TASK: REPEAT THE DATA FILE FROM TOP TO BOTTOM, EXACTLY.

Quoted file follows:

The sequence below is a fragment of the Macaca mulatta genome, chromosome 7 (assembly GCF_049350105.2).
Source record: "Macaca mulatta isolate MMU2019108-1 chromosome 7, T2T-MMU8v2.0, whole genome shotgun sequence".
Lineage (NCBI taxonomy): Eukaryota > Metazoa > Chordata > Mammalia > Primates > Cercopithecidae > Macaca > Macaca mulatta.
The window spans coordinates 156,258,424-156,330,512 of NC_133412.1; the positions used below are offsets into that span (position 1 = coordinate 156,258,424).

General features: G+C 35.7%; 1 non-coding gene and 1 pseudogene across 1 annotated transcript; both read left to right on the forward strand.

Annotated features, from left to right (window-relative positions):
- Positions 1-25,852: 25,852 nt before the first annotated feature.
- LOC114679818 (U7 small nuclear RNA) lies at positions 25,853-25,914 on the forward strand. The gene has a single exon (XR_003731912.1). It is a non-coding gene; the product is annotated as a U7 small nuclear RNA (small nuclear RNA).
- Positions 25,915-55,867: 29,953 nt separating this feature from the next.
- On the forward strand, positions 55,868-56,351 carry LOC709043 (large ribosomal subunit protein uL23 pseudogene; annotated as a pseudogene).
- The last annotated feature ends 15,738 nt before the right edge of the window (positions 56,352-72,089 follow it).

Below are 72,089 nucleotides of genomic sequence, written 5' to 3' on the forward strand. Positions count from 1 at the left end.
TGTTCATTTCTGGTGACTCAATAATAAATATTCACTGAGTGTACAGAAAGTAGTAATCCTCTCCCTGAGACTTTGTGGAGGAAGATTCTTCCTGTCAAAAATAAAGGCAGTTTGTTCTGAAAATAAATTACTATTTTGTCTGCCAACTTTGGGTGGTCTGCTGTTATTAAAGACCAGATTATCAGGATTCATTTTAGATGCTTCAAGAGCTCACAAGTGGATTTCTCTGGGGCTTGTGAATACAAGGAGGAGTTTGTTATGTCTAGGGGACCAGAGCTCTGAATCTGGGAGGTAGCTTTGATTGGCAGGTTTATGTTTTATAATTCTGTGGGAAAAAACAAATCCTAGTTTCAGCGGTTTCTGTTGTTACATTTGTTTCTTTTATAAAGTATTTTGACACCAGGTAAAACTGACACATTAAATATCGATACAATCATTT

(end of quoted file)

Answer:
The sequence below is a fragment of the Macaca mulatta genome, chromosome 7 (assembly GCF_049350105.2).
Source record: "Macaca mulatta isolate MMU2019108-1 chromosome 7, T2T-MMU8v2.0, whole genome shotgun sequence".
Lineage (NCBI taxonomy): Eukaryota > Metazoa > Chordata > Mammalia > Primates > Cercopithecidae > Macaca > Macaca mulatta.
The window spans coordinates 156,258,424-156,330,512 of NC_133412.1; the positions used below are offsets into that span (position 1 = coordinate 156,258,424).

General features: G+C 35.7%; 1 non-coding gene and 1 pseudogene across 1 annotated transcript; both read left to right on the forward strand.

Annotated features, from left to right (window-relative positions):
- Positions 1-25,852: 25,852 nt before the first annotated feature.
- LOC114679818 (U7 small nuclear RNA) lies at positions 25,853-25,914 on the forward strand. The gene has a single exon (XR_003731912.1). It is a non-coding gene; the product is annotated as a U7 small nuclear RNA (small nuclear RNA).
- Positions 25,915-55,867: 29,953 nt separating this feature from the next.
- On the forward strand, positions 55,868-56,351 carry LOC709043 (large ribosomal subunit protein uL23 pseudogene; annotated as a pseudogene).
- The last annotated feature ends 15,738 nt before the right edge of the window (positions 56,352-72,089 follow it).

Below are 72,089 nucleotides of genomic sequence, written 5' to 3' on the forward strand. Positions count from 1 at the left end.
TGTTCATTTCTGGTGACTCAATAATAAATATTCACTGAGTGTACAGAAAGTAGTAATCCTCTCCCTGAGACTTTGTGGAGGAAGATTCTTCCTGTCAAAAATAAAGGCAGTTTGTTCTGAAAATAAATTACTATTTTGTCTGCCAACTTTGGGTGGTCTGCTGTTATTAAAGACCAGATTATCAGGATTCATTTTAGATGCTTCAAGAGCTCACAAGTGGATTTCTCTGGGGCTTGTGAATACAAGGAGGAGTTTGTTATGTCTAGGGGACCAGAGCTCTGAATCTGGGAGGTAGCTTTGATTGGCAGGTTTATGTTTTATAATTCTGTGGGAAAAAACAAATCCTAGTTTCAGCGGTTTCTGTTGTTACATTTGTTTCTTTTATAAAGTATTTTGACACCAGGTAAAACTGACACATTAAATATCGATACAATCATTT